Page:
Susana Martinez-Conde: What happened is that what he do, when he -- he actually -- he put the card beneath the salt shaker and that was right in front of your field of view, the information was right in your eyes, and you were looking, but you didn't see because you were not paying attention. You were paying attention to the wrong thing. The spreading of the cars is something we called top-down attention, or -- it's a wide movement, very striking, that captures your attention, and you cannot see something that is happening simultaneously that is a more subtle notion, such as sliding a card under the salt shaker.
Ted Simons: You basically did that as were you sliding the cars.
Tony Barnhart: Absolutely. Would you like to see it again?
Ted Simons: I guess so. I've already played the fool once.
Tony Barnhart: I'm not going to tell you how I got your card where it needed to be, but I did have it palmed. And so all it took was a spreading of the cards while I placed the salt shaker --
Ted Simons: I just did it again. I looked at the cards again while you did it again.
Tony Barnhart: Interestingly, it probably didn't fool everybody at home, because there's a big social component too that doesn't travel through the camera.
Ted Simons: Explain.
Stephen Macknik: Well, a lot of the tricks that magicians use involve where they're looking. So if I look at my thumb, for instance, people at home are also wondering why I'm looking at my thumb. If I point up there, this is called joint attention. And magicians pump that like a lab rat, pump as cocaine lever, right? They really want to control you, and where you're looking and where you’re thinking, and one of the most powerful ways is to pay attention to it themselves, but in a false way. They're really not paying attention, they're doing something else.
Ted Simons: Alright, you've got another example here for us.
Tony Barnhart: Sure. We'll do something with some old antique silver dollars. The trick uses four silver dollars and three hands. I only have two. So I'm going to need your help.
Ted Simons: I see this one coming. Sure. All right.
Tony Barnhart: What's going to happen is one at a time I'm going to make the coins travel invisibly through the air into your hand. Would you hold out your hand? Palm up. We'll make the first one, go you'll hear it go. There it is. The first coin traveled invisibly from one hand to the other. That leaves three coins. Let's try it again. We'll make it slower.
Ted Simons: All right.
Tony Barnhart: There it was.
Ted Simons: There we go. All right.
Tony Barnhart: Now, you may be skeptical. Let's try it again. I want to make it as fair as possible. One from there over to here. One coin left. So you're developing hypotheses. You might think that it's traveling up my sleeve. I don't want you to think that. Steve, would you hold on to my sleeve? Hold on -- very nice. That's quite a killer grip. Let's see if we can make it happen. The last coin disappears.
Ted Simons: All right. Do you want to explain what happened here?
Stephen Macknik: Well, there's a couple things going on. One of the things that Tony was doing was he was changing the method every time he did it. So he wasn't actually -- obviously he was moving the coins from one hand no the -- to the other, but he wasn't doing it the same way every time. As soon as you saw it happen one time, you're like maybe he did that. And then the next time it would be something different. But another thing that he was invoking was divided attention. He was actually getting you to apay attention to more than one place at a time, which like a sucker, we all did.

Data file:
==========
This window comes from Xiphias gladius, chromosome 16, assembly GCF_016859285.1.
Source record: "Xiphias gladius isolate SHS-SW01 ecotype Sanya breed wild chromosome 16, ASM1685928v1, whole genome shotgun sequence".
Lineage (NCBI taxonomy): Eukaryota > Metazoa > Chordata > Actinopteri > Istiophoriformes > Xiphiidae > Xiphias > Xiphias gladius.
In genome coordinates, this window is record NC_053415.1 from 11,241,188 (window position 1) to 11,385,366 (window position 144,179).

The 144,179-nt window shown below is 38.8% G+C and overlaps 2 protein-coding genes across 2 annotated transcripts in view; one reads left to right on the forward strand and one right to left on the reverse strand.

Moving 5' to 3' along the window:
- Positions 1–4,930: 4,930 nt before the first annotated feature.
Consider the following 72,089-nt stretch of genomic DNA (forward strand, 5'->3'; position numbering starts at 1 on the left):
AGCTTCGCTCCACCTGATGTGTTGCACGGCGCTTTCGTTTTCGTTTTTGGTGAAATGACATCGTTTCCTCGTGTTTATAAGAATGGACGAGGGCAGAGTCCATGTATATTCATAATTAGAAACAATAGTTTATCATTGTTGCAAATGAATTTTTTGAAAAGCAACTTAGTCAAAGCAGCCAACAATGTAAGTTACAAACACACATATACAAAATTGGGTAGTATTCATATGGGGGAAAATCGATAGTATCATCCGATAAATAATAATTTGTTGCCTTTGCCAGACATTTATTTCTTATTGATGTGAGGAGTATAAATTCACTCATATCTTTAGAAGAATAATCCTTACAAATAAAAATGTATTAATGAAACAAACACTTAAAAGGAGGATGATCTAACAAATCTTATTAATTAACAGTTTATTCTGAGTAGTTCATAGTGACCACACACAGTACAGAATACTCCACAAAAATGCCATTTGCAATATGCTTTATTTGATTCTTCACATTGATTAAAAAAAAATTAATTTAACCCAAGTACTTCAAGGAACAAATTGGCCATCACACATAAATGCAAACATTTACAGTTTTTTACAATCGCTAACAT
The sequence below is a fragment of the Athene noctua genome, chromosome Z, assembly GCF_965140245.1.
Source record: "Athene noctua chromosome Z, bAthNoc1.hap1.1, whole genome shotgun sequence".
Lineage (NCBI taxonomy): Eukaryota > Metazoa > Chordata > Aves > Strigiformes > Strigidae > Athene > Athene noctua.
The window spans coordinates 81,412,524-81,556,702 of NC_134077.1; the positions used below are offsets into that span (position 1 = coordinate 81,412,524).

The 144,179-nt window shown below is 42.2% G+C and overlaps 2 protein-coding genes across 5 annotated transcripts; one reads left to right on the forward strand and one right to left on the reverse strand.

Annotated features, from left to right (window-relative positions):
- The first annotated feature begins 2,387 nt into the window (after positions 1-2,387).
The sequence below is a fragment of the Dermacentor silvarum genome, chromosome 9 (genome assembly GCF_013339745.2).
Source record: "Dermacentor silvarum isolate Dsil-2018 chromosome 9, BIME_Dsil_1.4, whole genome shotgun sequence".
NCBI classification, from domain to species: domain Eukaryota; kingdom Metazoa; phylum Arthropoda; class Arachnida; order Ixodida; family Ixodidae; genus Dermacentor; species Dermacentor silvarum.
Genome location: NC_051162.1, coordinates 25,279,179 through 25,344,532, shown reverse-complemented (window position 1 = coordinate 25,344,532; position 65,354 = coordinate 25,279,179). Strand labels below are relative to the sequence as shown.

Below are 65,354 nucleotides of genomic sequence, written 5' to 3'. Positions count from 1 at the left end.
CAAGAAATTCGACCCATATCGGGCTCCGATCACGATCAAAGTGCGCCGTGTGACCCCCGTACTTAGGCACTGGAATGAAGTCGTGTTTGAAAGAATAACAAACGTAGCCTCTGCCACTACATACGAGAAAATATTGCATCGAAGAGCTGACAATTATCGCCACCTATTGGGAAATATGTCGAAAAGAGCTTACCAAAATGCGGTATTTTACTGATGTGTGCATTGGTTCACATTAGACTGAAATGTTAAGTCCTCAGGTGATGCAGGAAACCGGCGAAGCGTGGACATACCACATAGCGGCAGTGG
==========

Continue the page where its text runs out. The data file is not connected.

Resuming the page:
Ted Simons: Thank you.
Stephen Macknik: And this keeps you from allocating your attention effectively to either place. So this gets back to the issue of multitasking. When we create our attention in our brain, or when we have an intentional spotlight where we enhance what we're paying attention, to but everything else is suppressed, and the harder you try the more everything else is suppressed. It's one of the things we've discovered, that this is what's happening. And so what was -- what he was doing was he was getting you to pay attention to one thing, suppressing any of the information that he may have otherwise revealed when he was doing something in the other place.
Ted Simons; And that again is part of how the brain works. In terms of energy, there's only so much energy to focus on one thing? What's the speculation here? What’s the thought?
Susana Martinez-Conde: Our brain has limited resources, first it has to fit inside of a skull, and that's a limited space. So we have limited neurons, limited connections, and the brain does a lot of guestimation on what's there. And most of the times when the brain guesses, it's what's really happening, but magic tricks are the sign to take advantage of the brain's limitations.
Ted Simons: As a magician, Tony, I would imagine things like humor, like other -- as long as have you someone's attention over on X, you can do anything you want on Y.
Tony Barnhart: Absolutely. And humor is integral to magic performance. That's why a lot of magicians become amateur comedians, because the moment someone understands a joke, all of their attention gets suppressed, all their external attention. This is -- there's no evidence for this yet, but hopefully it's coming along soon. So when I'm doing close-up magic with people, and I have to do some piece of sleight of hand, I like to time it so the sleight of hand happens with the punch line of a joke. It seems to reduce the odds that people will detect the sleight of hand.
Ted Simons: This is fascinating. We've got 30 seconds left. What do we take from all this? What should we learn from all this?
Stephen Macknik: I think the main thing that you want to take home from this is that you can't multitask, multitasking is a myth. So don't try to text or email while you drive. Because while you're doing one, you're not doing the other. So -- and the other thing is that you have a spotlight of attention where you enhance things and suppress everything else, and that's how magic works.
Ted Simons: Alright, great stuff. Thank you for joining us. It was fun.